Dr. Naomi Sadeh is accepting applications for a Postdoctoral Researcher with expertise in clinical neuroscience at the University of Delaware. The researcher will contribute to an ongoing NIMH-funded R01 grant examining brain networks associated with impulsive and risky behaviors in adults with externalizing disorders.
The ideal candidate will have a strong background in neuroimaging analysis and programming, along with an interest in impulsivity, self-regulation, and/or externalizing psychopathology (e.g., antisocial personality disorder, alcohol/substance use disorders), although all applications are welcome. Clinical training is not required, but would be considered an asset. Applications from any area of Psychology are encouraged, especially from individuals who have an interest in externalizing disorders.
The primary duties of the postdoctoral researcher will be to analyze MRI data and write manuscripts for publication. In addition, the researcher will have the opportunity to learn and apply cutting-edge network-analysis methods (e.g., graph theory) to understand the connectomic basis for externalizing pathology. The anticipated start date is Spring or Summer 2020 (with flexibility) and would last for a two-year period with potential for renewal.
If you are interested in being considered for the position, please send a current CV, a brief statement of interest that outlines your qualifications for the position, reprints of selected papers, and the names of three professional references to Dr. Naomi Sadeh at firstname.lastname@example.org"
Ph.D. or M.D. in any area of Psychology or Psychiatry
Background in neuroimaging processing and analysis
Experience working with mental disorders, particularly substance/alcohol use disorders and antisocial personality disorders would be considered an asset, but is not required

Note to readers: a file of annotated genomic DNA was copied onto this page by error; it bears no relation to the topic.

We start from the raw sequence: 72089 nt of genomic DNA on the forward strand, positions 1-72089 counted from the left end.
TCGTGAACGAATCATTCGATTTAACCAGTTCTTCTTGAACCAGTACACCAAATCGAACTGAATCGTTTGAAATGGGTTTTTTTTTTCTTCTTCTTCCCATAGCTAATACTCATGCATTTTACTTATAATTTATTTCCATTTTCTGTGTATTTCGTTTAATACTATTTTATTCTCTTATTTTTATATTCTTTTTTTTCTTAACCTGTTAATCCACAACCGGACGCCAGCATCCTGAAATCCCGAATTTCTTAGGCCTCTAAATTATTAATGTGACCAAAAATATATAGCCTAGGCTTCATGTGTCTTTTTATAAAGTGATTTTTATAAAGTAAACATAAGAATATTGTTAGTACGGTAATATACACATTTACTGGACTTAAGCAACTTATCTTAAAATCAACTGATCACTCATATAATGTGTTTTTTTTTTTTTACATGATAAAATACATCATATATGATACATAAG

Internal Number: 012020
About University of Delaware
The Personality & Dysregulation Lab at the University of Delaware conducts research on why people engage in risky, impulsive, and self-destructive behavior, with a special emphasis on elucidating how personality factors and life stress contribute to these harmful behaviors. We study mental disorders in adulthood that are marked by severe self-regulation deficits (e.g., psychopathy, antisocial personality disorder, post-traumatic stress disorder, substance use disorders) and related public health problems (e.g., suicidal behavior, violence, substance use, criminal behavior). Research in the lab spans biological (neurobiology), psychological (personality traits, emotion-cognition interactions, psychopathology), and environmental (traumatic life events, stress exposure) units of analysis. Ultimately, we hope to use the knowledge gained about the origins of impulsivity and deficits in self-regulation to improve prevention and treatment efforts for individuals at high risk for these clinical outcomes, including psychiatric patients, traumatized individuals, and criminal offenders.